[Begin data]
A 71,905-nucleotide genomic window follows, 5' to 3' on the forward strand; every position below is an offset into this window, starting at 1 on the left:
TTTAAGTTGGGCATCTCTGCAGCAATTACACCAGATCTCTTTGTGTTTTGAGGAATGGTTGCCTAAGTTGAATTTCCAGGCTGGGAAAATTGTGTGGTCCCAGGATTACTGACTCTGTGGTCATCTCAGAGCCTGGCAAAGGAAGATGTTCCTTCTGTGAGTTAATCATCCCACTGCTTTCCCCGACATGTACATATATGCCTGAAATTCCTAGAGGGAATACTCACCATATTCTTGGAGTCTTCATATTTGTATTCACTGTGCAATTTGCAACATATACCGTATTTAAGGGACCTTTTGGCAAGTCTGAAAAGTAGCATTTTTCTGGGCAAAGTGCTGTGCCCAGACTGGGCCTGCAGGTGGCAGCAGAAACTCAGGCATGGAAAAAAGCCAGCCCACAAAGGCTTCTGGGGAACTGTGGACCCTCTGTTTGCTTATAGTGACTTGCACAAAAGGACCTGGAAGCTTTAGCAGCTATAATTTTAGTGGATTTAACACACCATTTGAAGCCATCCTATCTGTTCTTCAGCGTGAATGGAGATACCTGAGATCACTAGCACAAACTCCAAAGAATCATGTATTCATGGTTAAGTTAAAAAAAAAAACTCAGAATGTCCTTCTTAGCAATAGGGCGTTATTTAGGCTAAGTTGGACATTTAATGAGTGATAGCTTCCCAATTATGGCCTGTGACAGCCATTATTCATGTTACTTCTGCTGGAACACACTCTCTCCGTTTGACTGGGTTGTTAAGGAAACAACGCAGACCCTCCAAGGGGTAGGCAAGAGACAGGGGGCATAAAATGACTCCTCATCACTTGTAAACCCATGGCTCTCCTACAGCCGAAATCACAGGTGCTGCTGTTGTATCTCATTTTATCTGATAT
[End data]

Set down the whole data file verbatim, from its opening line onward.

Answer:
A 71,905-nucleotide genomic window follows, 5' to 3' on the forward strand; every position below is an offset into this window, starting at 1 on the left:
TTTAAGTTGGGCATCTCTGCAGCAATTACACCAGATCTCTTTGTGTTTTGAGGAATGGTTGCCTAAGTTGAATTTCCAGGCTGGGAAAATTGTGTGGTCCCAGGATTACTGACTCTGTGGTCATCTCAGAGCCTGGCAAAGGAAGATGTTCCTTCTGTGAGTTAATCATCCCACTGCTTTCCCCGACATGTACATATATGCCTGAAATTCCTAGAGGGAATACTCACCATATTCTTGGAGTCTTCATATTTGTATTCACTGTGCAATTTGCAACATATACCGTATTTAAGGGACCTTTTGGCAAGTCTGAAAAGTAGCATTTTTCTGGGCAAAGTGCTGTGCCCAGACTGGGCCTGCAGGTGGCAGCAGAAACTCAGGCATGGAAAAAAGCCAGCCCACAAAGGCTTCTGGGGAACTGTGGACCCTCTGTTTGCTTATAGTGACTTGCACAAAAGGACCTGGAAGCTTTAGCAGCTATAATTTTAGTGGATTTAACACACCATTTGAAGCCATCCTATCTGTTCTTCAGCGTGAATGGAGATACCTGAGATCACTAGCACAAACTCCAAAGAATCATGTATTCATGGTTAAGTTAAAAAAAAAAACTCAGAATGTCCTTCTTAGCAATAGGGCGTTATTTAGGCTAAGTTGGACATTTAATGAGTGATAGCTTCCCAATTATGGCCTGTGACAGCCATTATTCATGTTACTTCTGCTGGAACACACTCTCTCCGTTTGACTGGGTTGTTAAGGAAACAACGCAGACCCTCCAAGGGGTAGGCAAGAGACAGGGGGCATAAAATGACTCCTCATCACTTGTAAACCCATGGCTCTCCTACAGCCGAAATCACAGGTGCTGCTGTTGTATCTCATTTTATCTGATAT